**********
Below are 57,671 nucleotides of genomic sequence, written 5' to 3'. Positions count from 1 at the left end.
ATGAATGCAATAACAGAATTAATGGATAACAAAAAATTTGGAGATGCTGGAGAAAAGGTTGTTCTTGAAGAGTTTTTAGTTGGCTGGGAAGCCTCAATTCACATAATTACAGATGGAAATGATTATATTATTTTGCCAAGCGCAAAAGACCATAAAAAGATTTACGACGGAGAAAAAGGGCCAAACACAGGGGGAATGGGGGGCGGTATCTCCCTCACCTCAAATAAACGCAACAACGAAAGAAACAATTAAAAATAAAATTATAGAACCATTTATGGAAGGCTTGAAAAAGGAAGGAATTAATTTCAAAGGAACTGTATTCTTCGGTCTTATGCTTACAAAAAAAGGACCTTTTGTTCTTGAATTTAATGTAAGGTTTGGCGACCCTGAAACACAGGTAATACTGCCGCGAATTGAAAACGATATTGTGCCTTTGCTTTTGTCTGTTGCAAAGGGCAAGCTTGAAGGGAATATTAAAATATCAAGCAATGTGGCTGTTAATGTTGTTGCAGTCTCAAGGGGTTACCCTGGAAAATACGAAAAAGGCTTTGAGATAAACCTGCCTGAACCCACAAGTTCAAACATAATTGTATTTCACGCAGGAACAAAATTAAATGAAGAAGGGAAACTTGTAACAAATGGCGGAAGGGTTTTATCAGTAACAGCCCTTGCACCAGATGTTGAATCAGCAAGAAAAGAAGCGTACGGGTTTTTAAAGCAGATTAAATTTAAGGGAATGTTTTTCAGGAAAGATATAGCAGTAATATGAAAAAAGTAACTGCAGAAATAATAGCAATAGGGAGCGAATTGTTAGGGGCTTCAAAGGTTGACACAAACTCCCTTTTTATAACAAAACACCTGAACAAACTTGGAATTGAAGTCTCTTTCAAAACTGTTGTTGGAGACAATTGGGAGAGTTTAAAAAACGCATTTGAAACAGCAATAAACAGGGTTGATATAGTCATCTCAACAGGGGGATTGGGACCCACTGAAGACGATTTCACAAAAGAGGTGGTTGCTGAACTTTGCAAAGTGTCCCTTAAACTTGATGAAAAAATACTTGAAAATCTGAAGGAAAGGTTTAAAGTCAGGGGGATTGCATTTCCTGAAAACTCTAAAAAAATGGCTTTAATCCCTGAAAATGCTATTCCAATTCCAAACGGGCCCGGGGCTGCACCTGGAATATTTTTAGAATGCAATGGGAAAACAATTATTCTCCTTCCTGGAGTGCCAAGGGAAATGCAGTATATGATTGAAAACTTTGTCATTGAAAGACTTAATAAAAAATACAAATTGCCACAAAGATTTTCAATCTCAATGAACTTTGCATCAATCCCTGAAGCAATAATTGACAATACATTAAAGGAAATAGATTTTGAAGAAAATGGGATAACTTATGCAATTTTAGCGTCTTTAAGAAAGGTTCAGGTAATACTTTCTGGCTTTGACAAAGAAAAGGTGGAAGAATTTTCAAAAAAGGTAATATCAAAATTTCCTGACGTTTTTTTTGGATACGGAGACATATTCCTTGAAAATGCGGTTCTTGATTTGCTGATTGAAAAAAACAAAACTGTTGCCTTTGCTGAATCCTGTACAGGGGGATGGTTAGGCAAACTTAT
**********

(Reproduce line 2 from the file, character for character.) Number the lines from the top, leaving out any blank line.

ATGAATGCAATAACAGAATTAATGGATAACAAAAAATTTGGAGATGCTGGAGAAAAGGTTGTTCTTGAAGAGTTTTTAGTTGGCTGGGAAGCCTCAATTCACATAATTACAGATGGAAATGATTATATTATTTTGCCAAGCGCAAAAGACCATAAAAAGATTTACGACGGAGAAAAAGGGCCAAACACAGGGGGAATGGGGGGCGGTATCTCCCTCACCTCAAATAAACGCAACAACGAAAGAAACAATTAAAAATAAAATTATAGAACCATTTATGGAAGGCTTGAAAAAGGAAGGAATTAATTTCAAAGGAACTGTATTCTTCGGTCTTATGCTTACAAAAAAAGGACCTTTTGTTCTTGAATTTAATGTAAGGTTTGGCGACCCTGAAACACAGGTAATACTGCCGCGAATTGAAAACGATATTGTGCCTTTGCTTTTGTCTGTTGCAAAGGGCAAGCTTGAAGGGAATATTAAAATATCAAGCAATGTGGCTGTTAATGTTGTTGCAGTCTCAAGGGGTTACCCTGGAAAATACGAAAAAGGCTTTGAGATAAACCTGCCTGAACCCACAAGTTCAAACATAATTGTATTTCACGCAGGAACAAAATTAAATGAAGAAGGGAAACTTGTAACAAATGGCGGAAGGGTTTTATCAGTAACAGCCCTTGCACCAGATGTTGAATCAGCAAGAAAAGAAGCGTACGGGTTTTTAAAGCAGATTAAATTTAAGGGAATGTTTTTCAGGAAAGATATAGCAGTAATATGAAAAAAGTAACTGCAGAAATAATAGCAATAGGGAGCGAATTGTTAGGGGCTTCAAAGGTTGACACAAACTCCCTTTTTATAACAAAACACCTGAACAAACTTGGAATTGAAGTCTCTTTCAAAACTGTTGTTGGAGACAATTGGGAGAGTTTAAAAAACGCATTTGAAACAGCAATAAACAGGGTTGATATAGTCATCTCAACAGGGGGATTGGGACCCACTGAAGACGATTTCACAAAAGAGGTGGTTGCTGAACTTTGCAAAGTGTCCCTTAAACTTGATGAAAAAATACTTGAAAATCTGAAGGAAAGGTTTAAAGTCAGGGGGATTGCATTTCCTGAAAACTCTAAAAAAATGGCTTTAATCCCTGAAAATGCTATTCCAATTCCAAACGGGCCCGGGGCTGCACCTGGAATATTTTTAGAATGCAATGGGAAAACAATTATTCTCCTTCCTGGAGTGCCAAGGGAAATGCAGTATATGATTGAAAACTTTGTCATTGAAAGACTTAATAAAAAATACAAATTGCCACAAAGATTTTCAATCTCAATGAACTTTGCATCAATCCCTGAAGCAATAATTGACAATACATTAAAGGAAATAGATTTTGAAGAAAATGGGATAACTTATGCAATTTTAGCGTCTTTAAGAAAGGTTCAGGTAATACTTTCTGGCTTTGACAAAGAAAAGGTGGAAGAATTTTCAAAAAAGGTAATATCAAAATTTCCTGACGTTTTTTTTGGATACGGAGACATATTCCTTGAAAATGCGGTTCTTGATTTGCTGATTGAAAAAAACAAAACTGTTGCCTTTGCTGAATCCTGTACAGGGGGATGGTTAGGCAAACTTAT